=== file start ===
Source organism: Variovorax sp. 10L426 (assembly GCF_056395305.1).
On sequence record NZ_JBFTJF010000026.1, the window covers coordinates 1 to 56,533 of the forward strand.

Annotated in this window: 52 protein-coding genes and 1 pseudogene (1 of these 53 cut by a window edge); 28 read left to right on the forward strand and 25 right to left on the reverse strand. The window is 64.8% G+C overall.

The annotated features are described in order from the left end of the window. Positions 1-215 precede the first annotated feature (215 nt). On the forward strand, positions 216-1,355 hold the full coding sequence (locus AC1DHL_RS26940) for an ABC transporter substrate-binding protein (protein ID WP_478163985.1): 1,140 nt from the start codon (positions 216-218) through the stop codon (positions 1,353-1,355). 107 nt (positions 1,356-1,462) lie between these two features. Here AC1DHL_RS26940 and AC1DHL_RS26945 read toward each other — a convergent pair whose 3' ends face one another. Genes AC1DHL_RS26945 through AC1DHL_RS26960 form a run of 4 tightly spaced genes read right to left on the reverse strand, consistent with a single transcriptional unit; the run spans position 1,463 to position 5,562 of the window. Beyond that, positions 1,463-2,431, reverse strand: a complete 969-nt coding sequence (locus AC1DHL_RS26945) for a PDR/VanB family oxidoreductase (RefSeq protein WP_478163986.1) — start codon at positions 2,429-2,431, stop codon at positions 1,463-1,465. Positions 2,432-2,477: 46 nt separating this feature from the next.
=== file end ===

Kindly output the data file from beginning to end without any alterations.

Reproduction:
Source organism: Variovorax sp. 10L426 (assembly GCF_056395305.1).
On sequence record NZ_JBFTJF010000026.1, the window covers coordinates 1 to 56,533 of the forward strand.

Annotated in this window: 52 protein-coding genes and 1 pseudogene (1 of these 53 cut by a window edge); 28 read left to right on the forward strand and 25 right to left on the reverse strand. The window is 64.8% G+C overall.

The annotated features are described in order from the left end of the window. Positions 1-215 precede the first annotated feature (215 nt). On the forward strand, positions 216-1,355 hold the full coding sequence (locus AC1DHL_RS26940) for an ABC transporter substrate-binding protein (protein ID WP_478163985.1): 1,140 nt from the start codon (positions 216-218) through the stop codon (positions 1,353-1,355). 107 nt (positions 1,356-1,462) lie between these two features. Here AC1DHL_RS26940 and AC1DHL_RS26945 read toward each other — a convergent pair whose 3' ends face one another. Genes AC1DHL_RS26945 through AC1DHL_RS26960 form a run of 4 tightly spaced genes read right to left on the reverse strand, consistent with a single transcriptional unit; the run spans position 1,463 to position 5,562 of the window. Beyond that, positions 1,463-2,431, reverse strand: a complete 969-nt coding sequence (locus AC1DHL_RS26945) for a PDR/VanB family oxidoreductase (RefSeq protein WP_478163986.1) — start codon at positions 2,429-2,431, stop codon at positions 1,463-1,465. Positions 2,432-2,477: 46 nt separating this feature from the next.